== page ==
Joseph Hazelwood, captain of the Exxon Valdez supertanker that ran aground off Alaska's coast in 1989, was acquitted of being drunk when the accident occurred, but convicted of a misdemeanor for negligent oil discharge. He was fined $50,000 and ordered to perform 1,000 hours of community service.
Hong Kong-based Fleet Management Ltd. paid a $10 million fine after pleading to obstruction charges following a 2007 oil spill after one of the company's cargo ships struck the San Francisco-Oakland Bay Bridge. The ship's pilot pleaded guilty to misdemeanors and was sentenced to 10 months in prison.
The government would have a lower burden of proof in a civil case. In the Valdez spill, thousands of fishermen, cannery workers, landowners and Native Americans were initially awarded $5 billion in punitive damages, but the amount was eventually reduced to $507.5 million.
BP engineers began putting underwater robots and equipment in place this week after an attempt to plug the well by force-feeding it heavy mud and cement – called a "top kill" – was aborted over the weekend. Crews pumped thousands of gallons of the mud into the well but were unable to overcome the pressure of the oil.
The next plan has BP engineers placing a cap-like containment valve over the well. Not all the gushing oil will be captured through the "cut and cap" method, but the company said it could siphon most of the crude to a vessel on the surface.
Eric Smith, an associate director of the Tulane Energy Institute, likened the procedure to trying to place a tiny cap on a fire hydrant that's blowing straight up.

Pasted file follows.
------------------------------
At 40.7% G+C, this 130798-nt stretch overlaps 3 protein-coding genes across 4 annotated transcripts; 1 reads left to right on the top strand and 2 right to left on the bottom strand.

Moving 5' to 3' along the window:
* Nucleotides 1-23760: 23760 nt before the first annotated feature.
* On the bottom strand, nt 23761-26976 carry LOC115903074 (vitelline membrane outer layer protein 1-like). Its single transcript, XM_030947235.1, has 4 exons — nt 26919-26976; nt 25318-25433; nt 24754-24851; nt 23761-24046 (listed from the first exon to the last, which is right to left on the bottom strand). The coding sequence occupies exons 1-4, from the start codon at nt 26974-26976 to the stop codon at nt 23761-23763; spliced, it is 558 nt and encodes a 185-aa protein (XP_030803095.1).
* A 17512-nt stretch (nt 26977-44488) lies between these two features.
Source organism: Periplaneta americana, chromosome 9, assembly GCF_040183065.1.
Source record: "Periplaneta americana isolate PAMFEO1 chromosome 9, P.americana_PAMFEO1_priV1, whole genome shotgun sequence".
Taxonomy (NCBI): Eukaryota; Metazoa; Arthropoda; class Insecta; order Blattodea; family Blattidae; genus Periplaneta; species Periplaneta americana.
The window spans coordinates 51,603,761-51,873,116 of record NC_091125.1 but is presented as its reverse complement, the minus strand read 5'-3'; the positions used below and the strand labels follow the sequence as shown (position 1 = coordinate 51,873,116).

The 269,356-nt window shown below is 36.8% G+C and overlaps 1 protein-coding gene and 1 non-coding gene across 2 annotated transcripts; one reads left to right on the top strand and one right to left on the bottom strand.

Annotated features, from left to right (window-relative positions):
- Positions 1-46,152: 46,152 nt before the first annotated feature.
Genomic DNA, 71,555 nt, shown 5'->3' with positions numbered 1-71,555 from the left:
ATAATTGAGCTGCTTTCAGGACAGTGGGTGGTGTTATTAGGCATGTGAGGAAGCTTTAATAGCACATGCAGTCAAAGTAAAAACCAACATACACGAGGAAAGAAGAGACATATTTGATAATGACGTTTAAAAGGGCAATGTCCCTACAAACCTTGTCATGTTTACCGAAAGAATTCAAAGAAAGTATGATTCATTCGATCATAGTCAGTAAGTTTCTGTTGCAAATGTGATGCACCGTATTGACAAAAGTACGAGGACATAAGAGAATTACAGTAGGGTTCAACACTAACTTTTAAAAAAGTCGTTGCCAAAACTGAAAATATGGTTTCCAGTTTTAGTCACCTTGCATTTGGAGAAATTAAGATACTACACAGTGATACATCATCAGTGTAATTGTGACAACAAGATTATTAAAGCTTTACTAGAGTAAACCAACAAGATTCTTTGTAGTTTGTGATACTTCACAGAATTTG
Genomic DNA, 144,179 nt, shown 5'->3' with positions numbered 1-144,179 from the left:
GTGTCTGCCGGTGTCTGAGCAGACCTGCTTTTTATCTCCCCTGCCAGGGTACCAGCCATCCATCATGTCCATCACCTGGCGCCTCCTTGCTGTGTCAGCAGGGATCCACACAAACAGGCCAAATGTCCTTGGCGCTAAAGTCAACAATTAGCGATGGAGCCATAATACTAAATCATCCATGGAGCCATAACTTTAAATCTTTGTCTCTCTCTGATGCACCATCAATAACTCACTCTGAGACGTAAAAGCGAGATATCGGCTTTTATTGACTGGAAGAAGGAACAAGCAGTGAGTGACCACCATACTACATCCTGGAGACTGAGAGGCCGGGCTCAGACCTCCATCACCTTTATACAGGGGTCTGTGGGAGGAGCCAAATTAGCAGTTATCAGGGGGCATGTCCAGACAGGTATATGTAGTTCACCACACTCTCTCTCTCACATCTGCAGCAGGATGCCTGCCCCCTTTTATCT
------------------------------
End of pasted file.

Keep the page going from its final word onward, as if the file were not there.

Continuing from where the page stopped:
Crews have forged two different caps in case one of them doesn't work. Before it can place either one, the company plans to cut the riser in two different places, keeping it aloft with a crane so it doesn't collapse.
Gigantic shears will cleave off the far end of the riser while a diamond cutter, lowered on top of the blowout preventer early Tuesday, will try to make an even cut through the other end of the tube. A clean cut from the diamond cutter, which resembles a deli slicer, is important because engineers will then lower a heavy cap on top of the sheared-off tube to seal the leak.
BP's best chance to actually plug the leak rests with a pair of relief wells that likely won't be completed until August.
Associated Press writers Darlene Superville and Pete Yost from Washington, Curt Anderson from Miami, Brian Skoloff from Port Fourchon, and Bluestein reported from Covington, contributed to this report.